Venezuela opposition chief Capriles enters race to succeed Hugo Chavez
Opposition leader Henrique Capriles on Sunday entered the race to succeed Hugo Chavez in the April 14 election, accusing the late Venezuelan leader’s chosen successor of using Chavez’s death for political ends.
Capriles, who lost to Chavez in the October election, launched a broadside against acting President Nicolas Maduro, even suggesting that he lied about the day that Chavez died.
“Nicolas, I won’t leave you an open path, mate. You are going to have to defeat me with votes,” said the telegenic 40-year-old Miranda state governor.
After weeks of rumours about the president’s health, Maduro went on national television last Tuesday to announce the death of Chavez, telling that nation that the firebrand leftist had lost his two-year battle with cancer at that age of 58.
“Nicolas lied to this country,” Capriles said, adding that the former vice president had been buying time during Chavez’s illness to prepare the election. “Who knows when president Chavez died?”
Chavez travelled to Cuba on December 10 for a fourth round of cancer surgery and was never heard or seen in public again. He returned to Caracas on February 18 and no images of him were ever shown until his death.
He has been lying in state since Wednesday in an open casket at a Caracas military academy.
The government says it will embalm the body for posterity to be viewed “like Lenin” in a glass casket, a decision denounced by the opposition, which says Chavez wanted to be buried.
“Now on top of it all, you are using the body of the president to stage a political campaign,” Capriles said, accusing the late leader’s aides of being “sickened by power”.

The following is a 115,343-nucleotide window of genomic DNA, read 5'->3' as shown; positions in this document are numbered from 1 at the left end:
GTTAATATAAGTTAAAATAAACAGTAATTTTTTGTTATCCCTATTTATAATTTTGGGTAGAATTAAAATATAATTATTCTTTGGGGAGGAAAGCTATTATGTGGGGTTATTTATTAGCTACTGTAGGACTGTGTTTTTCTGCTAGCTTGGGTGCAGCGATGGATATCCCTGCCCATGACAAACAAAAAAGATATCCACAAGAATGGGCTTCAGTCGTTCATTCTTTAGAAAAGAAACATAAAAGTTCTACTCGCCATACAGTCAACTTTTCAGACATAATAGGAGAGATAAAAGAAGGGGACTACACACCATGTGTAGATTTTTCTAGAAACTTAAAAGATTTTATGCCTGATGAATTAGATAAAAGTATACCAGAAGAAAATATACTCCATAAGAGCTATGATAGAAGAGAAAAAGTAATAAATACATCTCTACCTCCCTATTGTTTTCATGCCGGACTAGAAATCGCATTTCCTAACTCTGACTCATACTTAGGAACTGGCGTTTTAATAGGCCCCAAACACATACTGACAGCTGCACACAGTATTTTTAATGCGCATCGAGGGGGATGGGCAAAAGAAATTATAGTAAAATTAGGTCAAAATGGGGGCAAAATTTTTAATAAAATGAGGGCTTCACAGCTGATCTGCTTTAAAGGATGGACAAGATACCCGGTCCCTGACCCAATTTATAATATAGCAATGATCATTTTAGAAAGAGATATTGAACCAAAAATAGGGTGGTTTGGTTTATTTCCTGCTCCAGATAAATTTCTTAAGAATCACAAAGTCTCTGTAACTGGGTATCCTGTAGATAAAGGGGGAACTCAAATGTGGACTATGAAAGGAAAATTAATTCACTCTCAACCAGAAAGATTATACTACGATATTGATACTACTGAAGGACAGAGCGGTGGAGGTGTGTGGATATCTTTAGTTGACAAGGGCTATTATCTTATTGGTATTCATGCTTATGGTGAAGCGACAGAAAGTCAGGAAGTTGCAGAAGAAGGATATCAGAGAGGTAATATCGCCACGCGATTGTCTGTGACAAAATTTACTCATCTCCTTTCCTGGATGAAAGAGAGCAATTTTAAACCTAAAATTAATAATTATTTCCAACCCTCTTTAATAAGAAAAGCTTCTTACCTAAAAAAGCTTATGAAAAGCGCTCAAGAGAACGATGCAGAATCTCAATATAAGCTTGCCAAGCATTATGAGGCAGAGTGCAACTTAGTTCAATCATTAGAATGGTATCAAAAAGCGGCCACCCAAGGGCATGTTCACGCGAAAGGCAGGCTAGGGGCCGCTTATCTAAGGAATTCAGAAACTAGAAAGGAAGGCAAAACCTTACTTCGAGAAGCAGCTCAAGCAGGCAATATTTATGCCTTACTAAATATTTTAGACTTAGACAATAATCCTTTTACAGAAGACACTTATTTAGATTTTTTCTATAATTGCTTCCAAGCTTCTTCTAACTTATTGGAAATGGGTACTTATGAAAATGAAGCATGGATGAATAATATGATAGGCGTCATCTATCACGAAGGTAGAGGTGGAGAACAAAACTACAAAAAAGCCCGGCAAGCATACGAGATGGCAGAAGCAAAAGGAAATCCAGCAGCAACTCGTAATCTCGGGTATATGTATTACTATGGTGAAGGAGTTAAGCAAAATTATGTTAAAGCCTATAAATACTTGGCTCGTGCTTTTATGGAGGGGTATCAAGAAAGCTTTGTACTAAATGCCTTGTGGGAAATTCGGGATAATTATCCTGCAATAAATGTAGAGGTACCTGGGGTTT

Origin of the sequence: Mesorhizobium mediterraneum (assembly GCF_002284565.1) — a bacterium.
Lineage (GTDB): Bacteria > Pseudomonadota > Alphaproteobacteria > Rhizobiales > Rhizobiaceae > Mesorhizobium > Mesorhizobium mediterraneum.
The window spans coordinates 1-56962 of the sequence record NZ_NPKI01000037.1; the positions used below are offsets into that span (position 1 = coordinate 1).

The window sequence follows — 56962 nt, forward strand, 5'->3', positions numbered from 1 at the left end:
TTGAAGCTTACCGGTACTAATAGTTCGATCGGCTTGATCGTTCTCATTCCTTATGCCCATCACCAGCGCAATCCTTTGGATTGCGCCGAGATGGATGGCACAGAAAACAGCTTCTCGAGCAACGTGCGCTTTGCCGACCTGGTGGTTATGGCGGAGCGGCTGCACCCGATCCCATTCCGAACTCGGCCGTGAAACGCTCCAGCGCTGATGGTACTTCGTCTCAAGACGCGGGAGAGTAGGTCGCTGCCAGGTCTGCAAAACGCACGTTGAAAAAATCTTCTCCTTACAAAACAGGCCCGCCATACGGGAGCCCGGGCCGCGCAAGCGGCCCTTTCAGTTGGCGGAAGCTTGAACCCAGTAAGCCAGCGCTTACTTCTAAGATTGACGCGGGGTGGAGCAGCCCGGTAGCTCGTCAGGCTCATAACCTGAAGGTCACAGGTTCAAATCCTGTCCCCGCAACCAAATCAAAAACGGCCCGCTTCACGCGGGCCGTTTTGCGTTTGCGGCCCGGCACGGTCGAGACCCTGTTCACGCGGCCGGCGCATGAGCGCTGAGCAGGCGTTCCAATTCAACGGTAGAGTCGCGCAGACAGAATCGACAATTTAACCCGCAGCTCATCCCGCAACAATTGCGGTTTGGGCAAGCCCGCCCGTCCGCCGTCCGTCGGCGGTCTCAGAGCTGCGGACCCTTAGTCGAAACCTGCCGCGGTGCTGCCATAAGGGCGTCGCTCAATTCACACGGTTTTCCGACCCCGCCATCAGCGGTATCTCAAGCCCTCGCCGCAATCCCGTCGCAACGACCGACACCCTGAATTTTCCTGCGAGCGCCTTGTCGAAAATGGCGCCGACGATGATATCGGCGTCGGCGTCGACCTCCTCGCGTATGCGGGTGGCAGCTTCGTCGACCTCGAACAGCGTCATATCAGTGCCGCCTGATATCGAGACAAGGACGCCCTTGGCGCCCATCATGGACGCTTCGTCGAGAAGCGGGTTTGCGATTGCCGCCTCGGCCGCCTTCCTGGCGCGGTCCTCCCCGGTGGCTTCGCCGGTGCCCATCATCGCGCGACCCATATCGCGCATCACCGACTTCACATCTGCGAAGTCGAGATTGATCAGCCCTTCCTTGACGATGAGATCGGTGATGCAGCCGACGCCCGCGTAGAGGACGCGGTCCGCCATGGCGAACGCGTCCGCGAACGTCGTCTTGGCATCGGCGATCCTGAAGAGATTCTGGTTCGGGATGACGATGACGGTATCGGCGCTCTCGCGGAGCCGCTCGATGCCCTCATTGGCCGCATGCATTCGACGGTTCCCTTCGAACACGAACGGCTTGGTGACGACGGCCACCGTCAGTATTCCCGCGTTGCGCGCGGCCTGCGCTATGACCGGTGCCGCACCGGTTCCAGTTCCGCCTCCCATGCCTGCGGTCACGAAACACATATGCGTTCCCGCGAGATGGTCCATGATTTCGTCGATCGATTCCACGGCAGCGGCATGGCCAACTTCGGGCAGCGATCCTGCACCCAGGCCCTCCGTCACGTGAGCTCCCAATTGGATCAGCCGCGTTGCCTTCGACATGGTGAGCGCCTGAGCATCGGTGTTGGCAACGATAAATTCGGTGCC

The opposition leader accused the government again of abusing its power and violating the constitution by swearing-in Maduro as acting president late on Friday, arguing that he should have stepped down in order to run for office.
Maduro has countered that the opposition conveniently misinterpreted the constitution and that his inauguration followed the wishes of his predecessor, who had asked the nation to elect him if he died.
Hours before Capriles spoke, Maduro accepted the backing of the communist party, with words of praise for Chavez and disdain for the “reactionary, troglodyte right-wing”.
“I am a man of the street. I am not in this post of acting president and I won’t be president from April 15 because of vanity or personal aspirations,” the burly, 50-year-old former bus driver and union activist told a communist party conference.
“I will be president and commander-in-chief of the armed forces because that was the order that [Chavez] gave me and I will fulfill his orders,” Maduro said.
The two candidates will register for the snap election on Monday.
The late president will cast a huge shadow over the election, with throngs of Chavez loyalists continuing to file past his open casket at the military academy under a baking sun.
As they stood in line, they chanted: “Chavez I swear to you, my vote is for Maduro!”
“This will be a very complex election, with a very short campaign in which the government has a clear advantage emotionally with the recent death of Chavez,” said Luis Vicente Leon, director of pollsters Datanalisis.
“It will be a battle between the divine and the human,” he said.
Chavez defeated Capriles by 11 points in the October presidential election, but Capriles gave the opposition its best result ever against the president, garnering 44 per cent of the votes.
A recent survey by pollsters Hinterlaces gave Maduro a 14-point advantage over Capriles, though the opposition leader has questioned the firm’s reliability in the past.
Capriles, a youthful, energetic lawyer and runner, drew massive crowds during the last campaign, bringing hundreds of thousands of people to the streets of Caracas for a rally in the final stretch of the race.
But Chavez was propelled to victory again thanks to his popularity among the nation’s once-neglected poor, who worshipped him for the oil-funded social program that brought them health care, housing and education. His expropriations and nationalizations of key industries, however, have riled the wealthy.
The opposition accused Chavez of using his position to dominate the airwaves and use state funds to finance his campaign.